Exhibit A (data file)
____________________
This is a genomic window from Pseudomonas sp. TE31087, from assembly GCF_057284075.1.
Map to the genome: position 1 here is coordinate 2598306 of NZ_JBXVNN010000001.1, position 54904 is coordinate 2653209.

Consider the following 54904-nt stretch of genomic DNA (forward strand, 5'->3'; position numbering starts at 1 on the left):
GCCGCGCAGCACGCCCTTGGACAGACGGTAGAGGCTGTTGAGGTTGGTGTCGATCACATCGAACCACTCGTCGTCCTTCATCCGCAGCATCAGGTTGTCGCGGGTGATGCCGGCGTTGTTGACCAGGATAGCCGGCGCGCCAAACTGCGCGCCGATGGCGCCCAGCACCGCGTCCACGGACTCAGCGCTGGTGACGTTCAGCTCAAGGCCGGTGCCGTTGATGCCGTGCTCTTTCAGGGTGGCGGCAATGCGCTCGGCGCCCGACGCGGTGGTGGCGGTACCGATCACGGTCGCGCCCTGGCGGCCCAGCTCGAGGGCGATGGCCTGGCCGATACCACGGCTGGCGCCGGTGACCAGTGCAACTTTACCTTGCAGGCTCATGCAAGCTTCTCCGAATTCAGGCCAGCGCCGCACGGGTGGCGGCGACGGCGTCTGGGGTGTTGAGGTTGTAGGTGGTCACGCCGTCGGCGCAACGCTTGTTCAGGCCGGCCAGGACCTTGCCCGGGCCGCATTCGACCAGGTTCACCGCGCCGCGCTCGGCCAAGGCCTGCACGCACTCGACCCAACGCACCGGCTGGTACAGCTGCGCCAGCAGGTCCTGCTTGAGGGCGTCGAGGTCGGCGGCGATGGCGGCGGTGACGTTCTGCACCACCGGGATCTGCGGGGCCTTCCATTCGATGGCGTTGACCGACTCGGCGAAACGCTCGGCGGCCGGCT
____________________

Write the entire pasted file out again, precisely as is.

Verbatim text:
This is a genomic window from Pseudomonas sp. TE31087, from assembly GCF_057284075.1.
Map to the genome: position 1 here is coordinate 2598306 of NZ_JBXVNN010000001.1, position 54904 is coordinate 2653209.

Consider the following 54904-nt stretch of genomic DNA (forward strand, 5'->3'; position numbering starts at 1 on the left):
GCCGCGCAGCACGCCCTTGGACAGACGGTAGAGGCTGTTGAGGTTGGTGTCGATCACATCGAACCACTCGTCGTCCTTCATCCGCAGCATCAGGTTGTCGCGGGTGATGCCGGCGTTGTTGACCAGGATAGCCGGCGCGCCAAACTGCGCGCCGATGGCGCCCAGCACCGCGTCCACGGACTCAGCGCTGGTGACGTTCAGCTCAAGGCCGGTGCCGTTGATGCCGTGCTCTTTCAGGGTGGCGGCAATGCGCTCGGCGCCCGACGCGGTGGTGGCGGTACCGATCACGGTCGCGCCCTGGCGGCCCAGCTCGAGGGCGATGGCCTGGCCGATACCACGGCTGGCGCCGGTGACCAGTGCAACTTTACCTTGCAGGCTCATGCAAGCTTCTCCGAATTCAGGCCAGCGCCGCACGGGTGGCGGCGACGGCGTCTGGGGTGTTGAGGTTGTAGGTGGTCACGCCGTCGGCGCAACGCTTGTTCAGGCCGGCCAGGACCTTGCCCGGGCCGCATTCGACCAGGTTCACCGCGCCGCGCTCGGCCAAGGCCTGCACGCACTCGACCCAACGCACCGGCTGGTACAGCTGCGCCAGCAGGTCCTGCTTGAGGGCGTCGAGGTCGGCGGCGATGGCGGCGGTGACGTTCTGCACCACCGGGATCTGCGGGGCCTTCCATTCGATGGCGTTGACCGACTCGGCGAAACGCTCGGCGGCCGGCT